15 Dec 2009, 3:50pm
Native Cultures Wildlife History
by admin

Bighorn hunting, resource depression, and rock art in the Coso Range, eastern California: a computer simulation model

Alan P. Garfinkel, David A. Young, Robert M. Yohe II. 2009. Bighorn hunting, resource depression, and rock art in the Coso Range, eastern California: a computer simulation model. Journal of Archaeological Science 37 (2010) 42–51.

Full text [here]

See also: Garfinkel, Alan P. 2007. Paradigm Shifts, Rock Art Studies, and the “Coso Sheep Cult” of Eastern California. North American Archaeologist, Spring 2007. [here]

Selected Excerpts:


The extraordinary record of prehistoric rock art depicting tens of thousands of animal images in the Coso Range of eastern California provides an opportunity to study the relationship between aboriginal hunting, forager ecology, bighorn prey population levels, and the production of rock art. We review archaeofaunal evidence that the Coso desert bighorn sheep population was strongly depleted during the Newberry era after 1500 B.C. We discuss the dating of the rock art and show a correlation between bighorn depletion and increased rock art production. These data are consistent with the arrival of Numic foragers ca. A.D. 600 who competed with the Coso Pre-Numics and eventually terminated the Coso rock art tradition. An ecological predator-prey computer simulation of the human populations (Numic and Pre-Numics), the sheep population, and the rock art ‘‘population’’, demonstrates these proposed interconnections and gives a reasonable fit to the observed rock art production rate. …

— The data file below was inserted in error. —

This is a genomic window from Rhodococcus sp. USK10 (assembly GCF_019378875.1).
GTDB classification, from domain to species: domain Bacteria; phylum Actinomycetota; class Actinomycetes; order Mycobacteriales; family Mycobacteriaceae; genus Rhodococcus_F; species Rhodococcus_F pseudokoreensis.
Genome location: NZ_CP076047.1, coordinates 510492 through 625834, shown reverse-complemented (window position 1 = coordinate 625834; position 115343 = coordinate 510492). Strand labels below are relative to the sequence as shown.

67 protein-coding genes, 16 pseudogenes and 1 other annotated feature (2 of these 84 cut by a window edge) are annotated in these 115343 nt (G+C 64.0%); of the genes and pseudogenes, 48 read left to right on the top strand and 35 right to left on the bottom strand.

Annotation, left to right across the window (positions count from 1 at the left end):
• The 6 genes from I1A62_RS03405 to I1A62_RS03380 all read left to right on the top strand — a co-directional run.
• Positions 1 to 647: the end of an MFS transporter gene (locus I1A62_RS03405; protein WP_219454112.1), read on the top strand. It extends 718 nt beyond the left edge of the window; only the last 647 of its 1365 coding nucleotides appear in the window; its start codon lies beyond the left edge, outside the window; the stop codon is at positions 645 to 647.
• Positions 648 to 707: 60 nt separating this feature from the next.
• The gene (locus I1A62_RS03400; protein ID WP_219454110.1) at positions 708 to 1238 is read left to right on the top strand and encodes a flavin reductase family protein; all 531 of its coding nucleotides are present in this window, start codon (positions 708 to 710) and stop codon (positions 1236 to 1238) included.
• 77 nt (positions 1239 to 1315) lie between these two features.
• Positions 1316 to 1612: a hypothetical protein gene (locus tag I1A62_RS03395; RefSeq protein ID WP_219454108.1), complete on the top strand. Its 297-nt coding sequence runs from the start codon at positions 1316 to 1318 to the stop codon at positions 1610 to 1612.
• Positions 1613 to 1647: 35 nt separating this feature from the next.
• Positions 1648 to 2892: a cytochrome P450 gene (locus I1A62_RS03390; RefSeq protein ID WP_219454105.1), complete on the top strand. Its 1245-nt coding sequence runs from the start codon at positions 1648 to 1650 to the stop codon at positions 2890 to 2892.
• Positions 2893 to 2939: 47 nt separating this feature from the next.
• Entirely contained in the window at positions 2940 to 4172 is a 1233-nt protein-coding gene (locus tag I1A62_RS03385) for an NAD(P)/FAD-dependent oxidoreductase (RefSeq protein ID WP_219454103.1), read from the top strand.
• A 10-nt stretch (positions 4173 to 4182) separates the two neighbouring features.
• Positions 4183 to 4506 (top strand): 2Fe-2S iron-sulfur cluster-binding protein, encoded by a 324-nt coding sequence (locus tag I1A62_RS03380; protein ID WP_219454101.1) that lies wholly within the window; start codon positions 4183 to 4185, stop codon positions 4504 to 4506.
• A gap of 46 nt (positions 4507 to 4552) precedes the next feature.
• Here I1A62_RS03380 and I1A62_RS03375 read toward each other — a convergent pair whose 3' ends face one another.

The Coso Range of eastern California has been occupied by humans since the Paleoindian period. The early inhabitants of the area left pecked rock images in very large numbers. Beginning roughly 2000/1500 B.C. and ending about A.D. 1300, aboriginal people left an elaborate record of hunting scenes with bighorn sheep (Ovis canadensis) as their prey. Over time the images become more naturalistic or realistic, larger in size and the image count increases remarkably during its peak period of production and then inexplicably at its peak after about A.D. 1300 the art ceased being produced. There are at least 100,000 individual rock art images represented in the Coso petroglyph record and it is estimated that about half are depictions of bighorn sheep. The Coso Rock Art Complex is one of the largest concentrations of rock drawings in all of North America.